As part of this month's national science and engineering week, Prime Minister Gordon Brown hosted a meeting at 10 Downing Street to mark the launch of Transition to Teaching, a scheme that aims to make changing career more straightforward.

The government believes that graduates with skills in science, technology, engineering and maths (STEM) who take up second careers as teachers will help provide schools with more business know-how and practical experience. The aim is to recruit hundreds of additional teachers from the STEM workforce.

Big name companies already signed up to support the initiative include IBM, Lockheed Martin UK, Cisco and Thales UK.

Participating firms will work with the Training and Development Agency for Schools to support staff considering a switch to teaching, for example by giving them time off to find out more about the options available.

The group developing the programme is led by IBM chief executive Larry Hirst, who said he wanted to encourage companies to present teaching as an option to engineers leaving their workforce and provide them with support.

"By bringing in highly skilled employees from industry to the classroom we can help to inspire young people through real practical experience of the workplace and bring subjects such as maths and science to life," said Hirst.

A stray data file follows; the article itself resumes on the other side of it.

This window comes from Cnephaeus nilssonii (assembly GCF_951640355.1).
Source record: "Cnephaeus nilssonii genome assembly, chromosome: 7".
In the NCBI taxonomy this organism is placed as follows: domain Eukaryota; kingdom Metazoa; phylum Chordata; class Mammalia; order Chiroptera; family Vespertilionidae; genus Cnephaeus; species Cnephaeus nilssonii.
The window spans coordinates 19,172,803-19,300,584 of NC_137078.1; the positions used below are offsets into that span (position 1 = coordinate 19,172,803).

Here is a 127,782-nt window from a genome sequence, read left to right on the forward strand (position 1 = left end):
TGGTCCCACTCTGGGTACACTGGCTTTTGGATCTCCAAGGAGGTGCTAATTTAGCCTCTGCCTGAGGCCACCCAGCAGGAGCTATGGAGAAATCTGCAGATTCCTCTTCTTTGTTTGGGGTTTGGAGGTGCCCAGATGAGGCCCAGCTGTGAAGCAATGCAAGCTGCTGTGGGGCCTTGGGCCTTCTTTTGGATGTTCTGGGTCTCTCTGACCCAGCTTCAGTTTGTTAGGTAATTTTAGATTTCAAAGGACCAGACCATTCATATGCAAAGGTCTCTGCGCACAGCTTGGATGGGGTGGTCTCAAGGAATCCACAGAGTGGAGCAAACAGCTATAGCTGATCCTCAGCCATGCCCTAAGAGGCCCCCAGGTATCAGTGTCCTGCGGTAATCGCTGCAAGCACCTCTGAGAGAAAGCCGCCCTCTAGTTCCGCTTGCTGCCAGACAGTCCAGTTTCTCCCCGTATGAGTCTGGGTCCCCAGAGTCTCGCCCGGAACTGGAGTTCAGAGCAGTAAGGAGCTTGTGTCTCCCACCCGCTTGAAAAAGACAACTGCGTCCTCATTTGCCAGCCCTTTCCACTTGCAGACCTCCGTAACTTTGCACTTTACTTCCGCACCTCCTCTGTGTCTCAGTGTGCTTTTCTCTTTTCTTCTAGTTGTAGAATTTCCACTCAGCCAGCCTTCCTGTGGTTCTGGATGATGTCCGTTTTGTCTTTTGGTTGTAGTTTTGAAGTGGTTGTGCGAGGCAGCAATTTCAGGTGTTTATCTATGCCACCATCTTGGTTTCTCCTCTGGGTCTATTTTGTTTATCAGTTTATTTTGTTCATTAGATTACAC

The further education sector has launched its own recruitment campaign in the shape of Pass on Your Skills, an initiative run by sector skills council Lifelong Learning UK designed to address skills shortages in engineering and in health and social care.

Pass on Your Skills will offer a number of free courses on Preparing to Teach in the Lifelong Learning Sector. These form the early part of the initial training programme leading to FE teaching qualifications.

The project's manager is Saskia Coplans, who believes engineers have a lot to gain from becoming a teacher, tutor or trainer in the FE sector. "Because their expertise is in demand, they can choose whether to get involved full-time or even for just a couple of hours a week," said Coplans.

New law 'not practical'

The British Government has declared that it will not change the law to protect the title of engineer, saying that it looks to the Engineering Council UK to regulate the professional status of engineers.

The statement comes in response to an online petition on the Prime Minister's http://pm.gov.uk website, which attracted more than 35,000 signatures in favour of restricting the title 'engineer' to chartered engineers.

Astronautics engineer Jon Jennings, who initiated the petition, said he was concerned about the lack of respect the profession receives from the government, media and society.

An official reply posted on the website acknowledges that there is nothing to stop anyone from describing themself as an engineer, but points out that only people registered with ECUK can use the professional titles of chartered engineer, incorporated engineer and engineering technician.
"It would not be practical or appropriate for the government to attempt to introduce new legislation on this matter," the response says.

An ECUK spokesman commented: "While the government's response failed to properly explain why it thought that protection of the title engineer was not possible, it did at least provide a valuable endorsement of professional registration."

LEO or GEO? Satcoms leaders divided

By Mark Williamson in Washington